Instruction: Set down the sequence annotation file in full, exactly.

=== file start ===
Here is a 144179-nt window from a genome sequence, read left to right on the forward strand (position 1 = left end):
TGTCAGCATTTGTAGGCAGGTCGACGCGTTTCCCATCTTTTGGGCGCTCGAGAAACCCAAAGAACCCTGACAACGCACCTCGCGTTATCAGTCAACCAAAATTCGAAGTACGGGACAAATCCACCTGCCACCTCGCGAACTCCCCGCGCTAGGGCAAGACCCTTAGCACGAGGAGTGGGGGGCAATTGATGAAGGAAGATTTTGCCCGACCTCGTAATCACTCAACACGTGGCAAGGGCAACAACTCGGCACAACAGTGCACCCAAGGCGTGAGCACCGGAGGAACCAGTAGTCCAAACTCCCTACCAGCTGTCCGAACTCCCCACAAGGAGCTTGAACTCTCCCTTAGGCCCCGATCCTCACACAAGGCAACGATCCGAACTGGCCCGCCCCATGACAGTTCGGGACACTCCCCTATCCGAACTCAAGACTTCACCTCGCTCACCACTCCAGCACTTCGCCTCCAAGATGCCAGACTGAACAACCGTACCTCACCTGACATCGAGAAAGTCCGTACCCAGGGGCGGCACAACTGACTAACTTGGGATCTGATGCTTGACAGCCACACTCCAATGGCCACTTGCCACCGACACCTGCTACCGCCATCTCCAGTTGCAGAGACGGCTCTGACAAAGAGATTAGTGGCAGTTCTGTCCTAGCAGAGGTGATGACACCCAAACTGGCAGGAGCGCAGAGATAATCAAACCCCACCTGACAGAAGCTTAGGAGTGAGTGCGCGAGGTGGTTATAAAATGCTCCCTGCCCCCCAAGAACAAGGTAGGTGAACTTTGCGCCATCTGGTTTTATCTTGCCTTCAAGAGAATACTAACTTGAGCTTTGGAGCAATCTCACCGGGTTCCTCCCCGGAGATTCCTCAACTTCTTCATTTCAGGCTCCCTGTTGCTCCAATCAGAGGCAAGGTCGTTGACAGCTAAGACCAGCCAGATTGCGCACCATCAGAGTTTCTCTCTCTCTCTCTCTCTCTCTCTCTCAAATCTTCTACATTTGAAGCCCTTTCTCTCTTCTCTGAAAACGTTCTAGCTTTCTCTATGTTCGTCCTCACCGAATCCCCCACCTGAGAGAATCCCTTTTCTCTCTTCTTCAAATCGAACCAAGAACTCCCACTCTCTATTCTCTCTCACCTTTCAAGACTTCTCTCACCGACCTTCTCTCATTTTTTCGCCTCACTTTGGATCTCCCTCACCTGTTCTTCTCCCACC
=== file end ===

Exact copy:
Here is a 144179-nt window from a genome sequence, read left to right on the forward strand (position 1 = left end):
TGTCAGCATTTGTAGGCAGGTCGACGCGTTTCCCATCTTTTGGGCGCTCGAGAAACCCAAAGAACCCTGACAACGCACCTCGCGTTATCAGTCAACCAAAATTCGAAGTACGGGACAAATCCACCTGCCACCTCGCGAACTCCCCGCGCTAGGGCAAGACCCTTAGCACGAGGAGTGGGGGGCAATTGATGAAGGAAGATTTTGCCCGACCTCGTAATCACTCAACACGTGGCAAGGGCAACAACTCGGCACAACAGTGCACCCAAGGCGTGAGCACCGGAGGAACCAGTAGTCCAAACTCCCTACCAGCTGTCCGAACTCCCCACAAGGAGCTTGAACTCTCCCTTAGGCCCCGATCCTCACACAAGGCAACGATCCGAACTGGCCCGCCCCATGACAGTTCGGGACACTCCCCTATCCGAACTCAAGACTTCACCTCGCTCACCACTCCAGCACTTCGCCTCCAAGATGCCAGACTGAACAACCGTACCTCACCTGACATCGAGAAAGTCCGTACCCAGGGGCGGCACAACTGACTAACTTGGGATCTGATGCTTGACAGCCACACTCCAATGGCCACTTGCCACCGACACCTGCTACCGCCATCTCCAGTTGCAGAGACGGCTCTGACAAAGAGATTAGTGGCAGTTCTGTCCTAGCAGAGGTGATGACACCCAAACTGGCAGGAGCGCAGAGATAATCAAACCCCACCTGACAGAAGCTTAGGAGTGAGTGCGCGAGGTGGTTATAAAATGCTCCCTGCCCCCCAAGAACAAGGTAGGTGAACTTTGCGCCATCTGGTTTTATCTTGCCTTCAAGAGAATACTAACTTGAGCTTTGGAGCAATCTCACCGGGTTCCTCCCCGGAGATTCCTCAACTTCTTCATTTCAGGCTCCCTGTTGCTCCAATCAGAGGCAAGGTCGTTGACAGCTAAGACCAGCCAGATTGCGCACCATCAGAGTTTCTCTCTCTCTCTCTCTCTCTCTCTCTCAAATCTTCTACATTTGAAGCCCTTTCTCTCTTCTCTGAAAACGTTCTAGCTTTCTCTATGTTCGTCCTCACCGAATCCCCCACCTGAGAGAATCCCTTTTCTCTCTTCTTCAAATCGAACCAAGAACTCCCACTCTCTATTCTCTCTCACCTTTCAAGACTTCTCTCACCGACCTTCTCTCATTTTTTCGCCTCACTTTGGATCTCCCTCACCTGTTCTTCTCCCACC